We’ve spent a good deal of time talking about how to get dimensions into your financial data, now we need to talk a little bit about how to get that information back out in the form of reporting. One of the most direct ways to get financial reporting out of NAV is by using account schedules, which are the native NAV financial reporting package that report on general ledger transactions. Account schedules naturally access the two global dimensions for financial reporting in all cases, as shown below in the old classic client.
By applying analysis views to an account schedule, you get to choose any four of your dimensions, in any combination, to use for your financial reporting. This gives you much more flexibility and power in your financial reporting, allowing you to look at your financial data in many different ways. The most important thing to remember about analysis views is to keep them updated, whether you do this manually or in some automated way.
There are also tools like analysis by dimensions and analysis reports that can be used along with dimensions. For more information see this post Where can I learn more about NAV analysis reports and analysis by dimensions?
Keep reading this month as we continue our series, 15 Days of NAV Dimensions.
If I had to pick only three basic elements to Microsoft Dynamics NAV account schedules, I’d have to choose row setups, column layouts and analysis views. Of course, row setups give you access to basic general ledger accounts and column layouts give you options on how to show that data in different time periods. So what do analysis views do for us? Analysis views give us the ability to reach into our dimensions, past the two globals, and into the list of shortcuts, allowing us to combine any four dimensions we want at a time in any account schedule.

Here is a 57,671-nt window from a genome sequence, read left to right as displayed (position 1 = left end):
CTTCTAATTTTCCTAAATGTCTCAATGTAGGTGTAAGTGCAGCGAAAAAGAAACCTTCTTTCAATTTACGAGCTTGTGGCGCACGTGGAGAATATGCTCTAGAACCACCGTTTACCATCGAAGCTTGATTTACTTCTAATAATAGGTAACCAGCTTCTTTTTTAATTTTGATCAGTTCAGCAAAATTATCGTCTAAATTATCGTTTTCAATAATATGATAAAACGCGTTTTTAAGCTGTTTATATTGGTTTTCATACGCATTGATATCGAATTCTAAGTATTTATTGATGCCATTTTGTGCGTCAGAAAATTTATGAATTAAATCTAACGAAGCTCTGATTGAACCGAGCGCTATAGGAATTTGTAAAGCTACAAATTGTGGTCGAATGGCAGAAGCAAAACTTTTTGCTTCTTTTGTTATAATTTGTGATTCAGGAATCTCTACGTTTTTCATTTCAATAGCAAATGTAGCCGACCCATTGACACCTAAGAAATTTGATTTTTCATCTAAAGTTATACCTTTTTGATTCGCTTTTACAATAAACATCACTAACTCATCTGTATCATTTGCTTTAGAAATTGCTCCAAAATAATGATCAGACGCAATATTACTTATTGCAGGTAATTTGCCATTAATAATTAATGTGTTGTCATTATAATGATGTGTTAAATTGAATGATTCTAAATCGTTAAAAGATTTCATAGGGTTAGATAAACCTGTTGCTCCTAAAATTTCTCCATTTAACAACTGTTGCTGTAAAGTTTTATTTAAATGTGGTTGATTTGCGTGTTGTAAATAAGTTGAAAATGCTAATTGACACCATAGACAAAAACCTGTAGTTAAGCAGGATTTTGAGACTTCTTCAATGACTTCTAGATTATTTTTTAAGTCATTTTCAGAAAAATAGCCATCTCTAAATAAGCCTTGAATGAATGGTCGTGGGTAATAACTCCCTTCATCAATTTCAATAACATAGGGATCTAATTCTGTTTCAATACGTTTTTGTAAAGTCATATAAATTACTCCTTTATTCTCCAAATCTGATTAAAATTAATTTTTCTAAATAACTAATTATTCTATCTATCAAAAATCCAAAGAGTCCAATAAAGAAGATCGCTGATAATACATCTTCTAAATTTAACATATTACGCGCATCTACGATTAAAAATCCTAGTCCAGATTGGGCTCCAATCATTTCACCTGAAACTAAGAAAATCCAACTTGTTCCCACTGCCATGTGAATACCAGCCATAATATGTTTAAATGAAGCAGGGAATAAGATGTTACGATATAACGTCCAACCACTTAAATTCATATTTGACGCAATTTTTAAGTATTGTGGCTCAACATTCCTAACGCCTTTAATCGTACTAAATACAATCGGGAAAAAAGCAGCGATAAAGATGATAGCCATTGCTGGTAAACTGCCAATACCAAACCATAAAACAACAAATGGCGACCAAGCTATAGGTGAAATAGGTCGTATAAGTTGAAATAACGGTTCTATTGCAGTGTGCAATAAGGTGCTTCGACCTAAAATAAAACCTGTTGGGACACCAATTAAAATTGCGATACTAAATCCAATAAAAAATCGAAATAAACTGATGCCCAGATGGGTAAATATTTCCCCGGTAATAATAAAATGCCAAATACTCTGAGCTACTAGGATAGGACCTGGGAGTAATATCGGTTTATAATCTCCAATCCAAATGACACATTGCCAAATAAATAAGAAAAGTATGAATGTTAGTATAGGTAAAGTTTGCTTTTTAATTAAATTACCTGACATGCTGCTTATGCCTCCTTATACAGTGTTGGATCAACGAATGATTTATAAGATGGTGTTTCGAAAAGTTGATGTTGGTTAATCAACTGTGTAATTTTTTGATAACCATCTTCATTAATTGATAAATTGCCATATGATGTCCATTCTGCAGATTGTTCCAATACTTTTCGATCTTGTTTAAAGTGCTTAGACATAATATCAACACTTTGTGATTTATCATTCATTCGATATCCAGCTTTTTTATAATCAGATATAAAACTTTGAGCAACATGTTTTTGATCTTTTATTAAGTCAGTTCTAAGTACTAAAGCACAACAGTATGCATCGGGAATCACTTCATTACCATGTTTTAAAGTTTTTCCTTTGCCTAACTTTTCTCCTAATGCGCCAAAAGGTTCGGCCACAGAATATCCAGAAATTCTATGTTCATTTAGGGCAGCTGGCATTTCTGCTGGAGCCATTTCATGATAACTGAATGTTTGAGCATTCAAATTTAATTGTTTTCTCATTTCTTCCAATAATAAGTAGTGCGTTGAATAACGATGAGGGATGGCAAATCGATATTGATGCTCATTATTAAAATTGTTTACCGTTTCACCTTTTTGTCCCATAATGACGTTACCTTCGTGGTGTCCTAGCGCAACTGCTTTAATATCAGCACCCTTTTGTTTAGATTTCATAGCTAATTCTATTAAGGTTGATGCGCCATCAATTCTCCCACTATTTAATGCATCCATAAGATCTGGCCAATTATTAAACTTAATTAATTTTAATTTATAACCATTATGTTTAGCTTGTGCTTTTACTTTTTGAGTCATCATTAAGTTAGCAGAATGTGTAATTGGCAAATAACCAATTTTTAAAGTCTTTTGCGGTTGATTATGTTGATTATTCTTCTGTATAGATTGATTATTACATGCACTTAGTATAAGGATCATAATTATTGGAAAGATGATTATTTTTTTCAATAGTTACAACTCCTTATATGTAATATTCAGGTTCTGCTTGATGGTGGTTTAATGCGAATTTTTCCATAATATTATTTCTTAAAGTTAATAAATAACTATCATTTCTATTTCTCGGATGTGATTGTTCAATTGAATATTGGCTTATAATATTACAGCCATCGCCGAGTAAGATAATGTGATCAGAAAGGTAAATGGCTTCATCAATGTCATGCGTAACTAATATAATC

For illustration, I’m showing you an account schedule from NAV2009 Classic, which shows the dimension filters on an account schedule where no analysis view has been applied. The two global dimensions for CRONUS USA (Department and Project) are available to be selected on the dimensions filter tab and the remaining options are greyed out, unable to be used.
By selecting a different analysis view on the account schedule name page, you will have expanded options. Perhaps you’d like to apply an entirely different set of dimensions filters to your account schedule or limit the dimensions filters to only two of your shortcut dimensions. Any combination of four dimensions is available to you through analysis views.
There are a few things you need to know about analysis views before you start using them:
You can add a default analysis view to any account schedule. If you always want a certain account schedule to filter on a selected group of dimensions, this is the best way to do this.
Analysis Views must be updated. You can do this at any frequency you wish. Some companies choose to update once a month, some companies update once a day. Be aware that the process of updating pulls in any transactions that have been posted since the last update to your analysis view. This means if you post some entries during your close process, you’ll need to update your analysis view in order to show the change on your account schedule.
Updating can be done manually or it can be automated. To manually update analysis views, just hit the update button. You’ll need to do each one separately. Alternatively, you can choose to schedule codeunit 410 Update Analysis View as a regularly scheduled maintenance item in order to automate this process.